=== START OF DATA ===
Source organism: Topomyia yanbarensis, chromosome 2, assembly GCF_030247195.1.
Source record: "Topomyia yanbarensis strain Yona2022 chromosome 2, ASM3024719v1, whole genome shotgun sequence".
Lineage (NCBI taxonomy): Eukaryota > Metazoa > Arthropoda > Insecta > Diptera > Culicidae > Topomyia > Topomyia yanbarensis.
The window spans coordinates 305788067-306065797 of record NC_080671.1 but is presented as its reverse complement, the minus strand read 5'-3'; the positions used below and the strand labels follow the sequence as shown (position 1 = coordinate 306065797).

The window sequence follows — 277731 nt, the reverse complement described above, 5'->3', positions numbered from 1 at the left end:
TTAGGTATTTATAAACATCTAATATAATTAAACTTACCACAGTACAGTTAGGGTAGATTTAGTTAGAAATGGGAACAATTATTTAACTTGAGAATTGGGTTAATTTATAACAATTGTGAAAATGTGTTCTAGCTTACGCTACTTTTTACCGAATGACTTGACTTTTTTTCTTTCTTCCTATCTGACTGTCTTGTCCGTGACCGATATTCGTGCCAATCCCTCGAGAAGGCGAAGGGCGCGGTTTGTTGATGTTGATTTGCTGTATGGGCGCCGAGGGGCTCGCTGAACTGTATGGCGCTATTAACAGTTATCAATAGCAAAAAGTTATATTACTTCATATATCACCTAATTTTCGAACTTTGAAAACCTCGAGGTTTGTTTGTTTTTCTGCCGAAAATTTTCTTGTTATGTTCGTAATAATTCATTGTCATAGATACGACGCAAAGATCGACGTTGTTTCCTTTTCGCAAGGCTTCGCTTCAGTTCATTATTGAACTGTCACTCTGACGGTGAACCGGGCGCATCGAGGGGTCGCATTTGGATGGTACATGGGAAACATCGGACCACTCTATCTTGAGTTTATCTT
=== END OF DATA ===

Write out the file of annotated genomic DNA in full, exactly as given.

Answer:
Source organism: Topomyia yanbarensis, chromosome 2, assembly GCF_030247195.1.
Source record: "Topomyia yanbarensis strain Yona2022 chromosome 2, ASM3024719v1, whole genome shotgun sequence".
Lineage (NCBI taxonomy): Eukaryota > Metazoa > Arthropoda > Insecta > Diptera > Culicidae > Topomyia > Topomyia yanbarensis.
The window spans coordinates 305788067-306065797 of record NC_080671.1 but is presented as its reverse complement, the minus strand read 5'-3'; the positions used below and the strand labels follow the sequence as shown (position 1 = coordinate 306065797).

The window sequence follows — 277731 nt, the reverse complement described above, 5'->3', positions numbered from 1 at the left end:
TTAGGTATTTATAAACATCTAATATAATTAAACTTACCACAGTACAGTTAGGGTAGATTTAGTTAGAAATGGGAACAATTATTTAACTTGAGAATTGGGTTAATTTATAACAATTGTGAAAATGTGTTCTAGCTTACGCTACTTTTTACCGAATGACTTGACTTTTTTTCTTTCTTCCTATCTGACTGTCTTGTCCGTGACCGATATTCGTGCCAATCCCTCGAGAAGGCGAAGGGCGCGGTTTGTTGATGTTGATTTGCTGTATGGGCGCCGAGGGGCTCGCTGAACTGTATGGCGCTATTAACAGTTATCAATAGCAAAAAGTTATATTACTTCATATATCACCTAATTTTCGAACTTTGAAAACCTCGAGGTTTGTTTGTTTTTCTGCCGAAAATTTTCTTGTTATGTTCGTAATAATTCATTGTCATAGATACGACGCAAAGATCGACGTTGTTTCCTTTTCGCAAGGCTTCGCTTCAGTTCATTATTGAACTGTCACTCTGACGGTGAACCGGGCGCATCGAGGGGTCGCATTTGGATGGTACATGGGAAACATCGGACCACTCTATCTTGAGTTTATCTT